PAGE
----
OPINION

Nelson Balido: Technology Offers Better Security Than More Fencing

SONOITA, AZ - FEBRUARY 26:  An American flag flies at the U.S.-Mexico border on February 26, 2013 near Sonoita, Arizona. The Federal government has increased the Border Patrol presence in Arizona, from some 1,300 agents in the year 2000 ro 4,400 in 2012. The apprehension of undocumented immigrants crossing into the U.S. from Mexico has declined during that time from 600,016 in 2000 to 123,000 in 2012.  (Photo by John Moore/Getty Images)

SONOITA, AZ - FEBRUARY 26: An American flag flies at the U.S.-Mexico border on February 26, 2013 near Sonoita, Arizona. The Federal government has increased the Border Patrol presence in Arizona, from some 1,300 agents in the year 2000 ro 4,400 in 2012. The apprehension of undocumented immigrants crossing into the U.S. from Mexico has declined during that time from 600,016 in 2000 to 123,000 in 2012. (Photo by John Moore/Getty Images)  (2013 Getty Images)

Secretary of Homeland Security Janet Napolitano’s announcement that she will be leaving her cabinet post to head up the University of California system injects even more uncertainty into the fate of the on-again, off-again development of a so-called virtual fence along the U.S. border with Mexico.

It was Napolitano who pulled the plug on Boeing’s attempts in 2011 to implement her department’s vision of the high tech Secure Border Initiative, or SBInet, a planned network of cameras and sensors that would alert Border Patrol agents of border incursions in order to stem the tide of illegal immigration and drug runners in high-trafficked areas like Arizona’s Tucson sector.

The Boeing experience demonstrated that there is off-the-shelf technology that exists that can secure our borders and serve as a force multiplier for our Border Patrol agents.

- Nelson Balido

But Napolitano was too quick to shut down the Boeing project. Plagued by bad headlines resulting from the company’s ill-fated prototypes, the contractor was never able to get back in Napolitano or Congress’ good graces, despite later rollouts that showed dramatic improvement and effectiveness in meeting the program’s goal.

Having personally visited with Tucson sector agents in late 2010 who spoke with confidence of the technology’s capabilities to allow agents to do their jobs safely and effectively, the U.S. government is now back at the drawing board and in its final stages of its solicitation and input from contractors in an attempt to reinvent the wheel.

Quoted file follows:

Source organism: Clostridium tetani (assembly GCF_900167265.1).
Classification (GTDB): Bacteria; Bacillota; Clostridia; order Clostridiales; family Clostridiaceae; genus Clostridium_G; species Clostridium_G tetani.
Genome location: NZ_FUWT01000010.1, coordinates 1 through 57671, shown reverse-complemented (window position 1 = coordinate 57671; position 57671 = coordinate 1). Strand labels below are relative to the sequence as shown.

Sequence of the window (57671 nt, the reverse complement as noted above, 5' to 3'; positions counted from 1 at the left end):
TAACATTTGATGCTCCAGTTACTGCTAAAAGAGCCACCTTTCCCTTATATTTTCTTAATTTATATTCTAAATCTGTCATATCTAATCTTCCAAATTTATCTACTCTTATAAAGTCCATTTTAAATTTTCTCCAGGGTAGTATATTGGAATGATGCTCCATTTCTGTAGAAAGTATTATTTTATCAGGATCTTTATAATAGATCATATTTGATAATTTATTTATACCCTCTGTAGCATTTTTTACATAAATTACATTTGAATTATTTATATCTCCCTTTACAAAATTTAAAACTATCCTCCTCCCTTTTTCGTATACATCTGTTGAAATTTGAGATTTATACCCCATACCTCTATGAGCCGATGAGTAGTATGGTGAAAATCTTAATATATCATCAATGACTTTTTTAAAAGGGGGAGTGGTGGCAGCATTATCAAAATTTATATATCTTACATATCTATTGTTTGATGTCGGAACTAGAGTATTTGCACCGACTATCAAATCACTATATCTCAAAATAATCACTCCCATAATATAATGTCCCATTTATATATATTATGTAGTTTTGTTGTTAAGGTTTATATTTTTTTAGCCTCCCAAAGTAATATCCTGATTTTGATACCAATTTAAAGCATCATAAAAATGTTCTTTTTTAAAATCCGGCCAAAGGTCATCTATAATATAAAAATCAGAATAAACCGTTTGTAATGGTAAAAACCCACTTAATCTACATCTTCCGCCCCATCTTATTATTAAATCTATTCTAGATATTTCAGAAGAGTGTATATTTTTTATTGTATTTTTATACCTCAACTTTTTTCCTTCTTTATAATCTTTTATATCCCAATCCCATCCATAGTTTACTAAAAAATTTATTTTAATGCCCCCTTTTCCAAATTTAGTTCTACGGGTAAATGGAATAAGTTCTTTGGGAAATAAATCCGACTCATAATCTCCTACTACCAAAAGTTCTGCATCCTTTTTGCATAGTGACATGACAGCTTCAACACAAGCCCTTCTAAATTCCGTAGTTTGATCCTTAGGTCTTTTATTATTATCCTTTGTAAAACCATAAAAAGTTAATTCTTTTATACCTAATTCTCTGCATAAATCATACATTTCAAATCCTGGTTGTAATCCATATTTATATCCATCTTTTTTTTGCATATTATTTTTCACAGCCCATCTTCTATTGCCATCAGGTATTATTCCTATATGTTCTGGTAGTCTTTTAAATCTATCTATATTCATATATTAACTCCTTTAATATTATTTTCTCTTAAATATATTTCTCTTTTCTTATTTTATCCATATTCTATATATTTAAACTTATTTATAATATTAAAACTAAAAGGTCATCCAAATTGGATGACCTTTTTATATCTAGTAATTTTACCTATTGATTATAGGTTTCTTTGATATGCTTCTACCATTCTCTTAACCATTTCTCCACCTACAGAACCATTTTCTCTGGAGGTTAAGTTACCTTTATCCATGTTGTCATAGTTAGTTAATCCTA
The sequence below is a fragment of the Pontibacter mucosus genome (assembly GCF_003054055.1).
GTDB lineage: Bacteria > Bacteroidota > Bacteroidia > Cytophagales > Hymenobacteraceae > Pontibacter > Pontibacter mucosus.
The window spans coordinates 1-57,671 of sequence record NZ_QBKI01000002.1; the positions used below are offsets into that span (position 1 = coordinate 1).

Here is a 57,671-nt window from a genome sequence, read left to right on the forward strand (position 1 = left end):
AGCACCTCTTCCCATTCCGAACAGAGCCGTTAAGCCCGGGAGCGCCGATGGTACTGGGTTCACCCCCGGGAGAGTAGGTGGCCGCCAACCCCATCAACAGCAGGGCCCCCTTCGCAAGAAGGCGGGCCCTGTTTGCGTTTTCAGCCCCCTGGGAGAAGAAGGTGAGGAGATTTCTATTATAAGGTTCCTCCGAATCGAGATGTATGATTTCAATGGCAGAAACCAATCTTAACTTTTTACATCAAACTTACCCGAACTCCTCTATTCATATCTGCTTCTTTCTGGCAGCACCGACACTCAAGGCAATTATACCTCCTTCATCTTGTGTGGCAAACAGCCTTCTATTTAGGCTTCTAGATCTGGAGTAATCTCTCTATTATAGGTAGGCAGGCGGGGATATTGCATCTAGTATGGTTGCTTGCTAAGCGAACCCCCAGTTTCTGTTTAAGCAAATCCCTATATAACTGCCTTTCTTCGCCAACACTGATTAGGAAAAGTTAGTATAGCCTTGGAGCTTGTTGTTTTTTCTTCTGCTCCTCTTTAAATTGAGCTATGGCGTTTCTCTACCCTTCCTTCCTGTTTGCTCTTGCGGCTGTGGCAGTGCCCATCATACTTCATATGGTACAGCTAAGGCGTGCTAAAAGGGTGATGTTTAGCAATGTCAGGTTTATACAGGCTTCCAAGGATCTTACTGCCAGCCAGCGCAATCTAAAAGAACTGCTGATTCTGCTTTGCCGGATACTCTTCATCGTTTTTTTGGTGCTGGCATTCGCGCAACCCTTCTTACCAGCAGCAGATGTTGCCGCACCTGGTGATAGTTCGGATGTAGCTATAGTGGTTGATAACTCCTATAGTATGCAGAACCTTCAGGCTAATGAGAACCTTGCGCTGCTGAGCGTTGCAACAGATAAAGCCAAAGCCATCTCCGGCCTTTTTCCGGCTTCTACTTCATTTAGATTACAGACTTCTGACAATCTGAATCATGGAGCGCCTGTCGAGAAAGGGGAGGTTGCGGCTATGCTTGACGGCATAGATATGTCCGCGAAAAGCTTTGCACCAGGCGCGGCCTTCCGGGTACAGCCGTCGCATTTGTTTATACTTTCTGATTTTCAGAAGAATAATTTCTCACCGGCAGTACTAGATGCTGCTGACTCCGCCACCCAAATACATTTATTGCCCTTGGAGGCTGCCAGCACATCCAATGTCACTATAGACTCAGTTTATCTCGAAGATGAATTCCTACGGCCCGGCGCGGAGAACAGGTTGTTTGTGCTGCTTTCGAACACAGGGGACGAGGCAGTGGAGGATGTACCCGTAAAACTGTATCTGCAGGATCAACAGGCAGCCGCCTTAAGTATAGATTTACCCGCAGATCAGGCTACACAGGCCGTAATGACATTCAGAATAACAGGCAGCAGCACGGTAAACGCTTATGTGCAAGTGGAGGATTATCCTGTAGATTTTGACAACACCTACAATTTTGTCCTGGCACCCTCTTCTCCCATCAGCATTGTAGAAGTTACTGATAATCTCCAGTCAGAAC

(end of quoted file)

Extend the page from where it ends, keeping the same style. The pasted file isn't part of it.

All this is happening against a backdrop of debate over a comprehensive immigration bill in Congress. A bill passed by the Senate is heavy on border security, too heavy I would argue. The bill calls for the addition of another 350 miles of border fencing, an impractical and budget-busting expenditure.

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Congress instead should be ensuring that a new virtual fence comes online in the areas of greatest need. Despite its termination by Napolitano and Co., the Boeing experience demonstrated that there is off-the-shelf technology that exists that can secure our borders and serve as a force multiplier for our Border Patrol agents. If we get this right, not only will more fencing not be necessary, but neither will the Senate’s call to double the size of the Border Patrol to an astounding 40,000 agents.

Past experiences with cameras mounted on towers and ground sensors received unwarranted criticism from armchair security experts for what they claimed was the technology’s ability to identify more cows and tumbleweeds that actual illegal crossers. But unlike physical barriers, technology is adaptable to the situation, allowing it to be calibrated to meet new demands and even moved to areas of greater need.

More importantly, a virtual fence will keep our agents safe, allowing them to engage in a pursuit armed with more information about their target than they’ll ever get from fence posts and sheets of metal.  I hope that this time, the U.S. Customs and Border Protection (CBP) will do the right thing and not only look at the areas like Arizona, but also the south Texas border, which as of the past few months has had more apprehensions and illegal incursions from non-Mexicans crossing that part of the border than anyone would like to count.

CBP has the tools in its arsenal to do the right thing, let’s hope that the winner that is slated to be announced in the next 60 days does not get caught up in a whirlwind of circular reporting from a campaign of misinformation.

Nelson Balido is the managing principal at Balido and Associates, chairman of the Border Commerce and Security Council, and former member of the Homeland Security Advisory Council.  Follow him on Twitter: @nelsonbalido

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